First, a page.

Monday, February 23, 2015

Extremes

My last blog post was written about a kayak trip I took on the Monday of last week. Tuesday and Wednesday of the week the wind picked up. By Thursday the wind was even more extreme and it was raining. The weather forecasters were tracking a tropical cyclone as it came down the coast. (I think these are called typhoons or hurricanes in the northern hemisphere.) At that stage it was still predicted to be only about a category one and to cross the coast somewhere north of Rockhampton. Thursday was also predicted to be the largest king tide for the season. I really wanted to get out and take photos of the height the water reached - as I have done for a number of years past. However, with the wind gusting as high as it was I was not comfortable driving in exposed places. I am lucky to have friends with a big heavy 4 wheel drive that is not likely to be thrown around by a few wind gusts - and they offered to take me out with them. Many thanks to Sarah and Graham!
We drove out to the sea coast. The wind was very strong and the water was really stirred up and dangerous looking.

The water right out at Inskip Point was not as high as I have seen it in other years. I wonder if the cyclone north of us was making a difference to the height of the tide. No barges were working - of course! I later heard that rangers moved campers away from the area the next day. Tracks from earlier vehicles were fast filling up with the wash of the waves.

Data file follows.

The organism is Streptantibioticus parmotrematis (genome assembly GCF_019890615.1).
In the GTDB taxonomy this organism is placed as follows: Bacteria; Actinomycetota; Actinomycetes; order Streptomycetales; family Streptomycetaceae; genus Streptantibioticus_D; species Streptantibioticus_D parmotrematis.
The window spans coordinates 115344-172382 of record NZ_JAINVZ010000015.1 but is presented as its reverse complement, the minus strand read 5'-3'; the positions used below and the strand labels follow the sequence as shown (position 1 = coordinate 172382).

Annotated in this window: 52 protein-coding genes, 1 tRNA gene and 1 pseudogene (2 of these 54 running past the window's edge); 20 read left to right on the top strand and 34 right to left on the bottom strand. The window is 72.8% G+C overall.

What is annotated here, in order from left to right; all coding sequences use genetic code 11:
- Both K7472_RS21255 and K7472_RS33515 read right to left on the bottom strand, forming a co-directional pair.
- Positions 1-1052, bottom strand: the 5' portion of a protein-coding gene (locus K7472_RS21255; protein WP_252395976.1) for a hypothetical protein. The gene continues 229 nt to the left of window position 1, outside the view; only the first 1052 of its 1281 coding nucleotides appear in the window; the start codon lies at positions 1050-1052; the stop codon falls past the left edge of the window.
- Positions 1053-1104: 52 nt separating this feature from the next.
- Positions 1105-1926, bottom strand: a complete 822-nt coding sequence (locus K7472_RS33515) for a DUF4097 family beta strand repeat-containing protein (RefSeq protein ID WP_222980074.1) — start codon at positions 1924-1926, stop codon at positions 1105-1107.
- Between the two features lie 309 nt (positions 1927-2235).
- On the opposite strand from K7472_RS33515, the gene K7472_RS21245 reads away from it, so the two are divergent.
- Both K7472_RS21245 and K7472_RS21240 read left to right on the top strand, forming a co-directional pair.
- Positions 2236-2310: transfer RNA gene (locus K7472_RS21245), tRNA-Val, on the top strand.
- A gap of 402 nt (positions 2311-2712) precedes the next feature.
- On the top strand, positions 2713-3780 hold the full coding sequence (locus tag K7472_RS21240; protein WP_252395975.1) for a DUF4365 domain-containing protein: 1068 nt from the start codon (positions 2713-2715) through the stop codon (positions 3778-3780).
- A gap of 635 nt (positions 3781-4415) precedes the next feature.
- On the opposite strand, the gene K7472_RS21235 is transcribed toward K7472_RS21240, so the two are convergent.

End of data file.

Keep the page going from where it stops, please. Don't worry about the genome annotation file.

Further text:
The sand island out in the middle of the bay was completely covered and all that showed was rough water breaking over the area.

Because there were no people and no vehicles on the point the birds were roosting there in numbers I have not seen for some time.  You will need to enlarge this photo (by clicking on it) to see that those black smudges out at the end are all birds!)

The birds were right out at the end of the point and were moving around as the waves came over and disturbed them. Pelicans were easy to see but the other shorebirds were not. I did not go anywhere near. It was hard enough for me to stay still and take photos so I can imagine the amount of energy the birds would have had to burn up to manage the wind gusts. I could see bright red on some of the Godwits that had already changed into breeding plumage.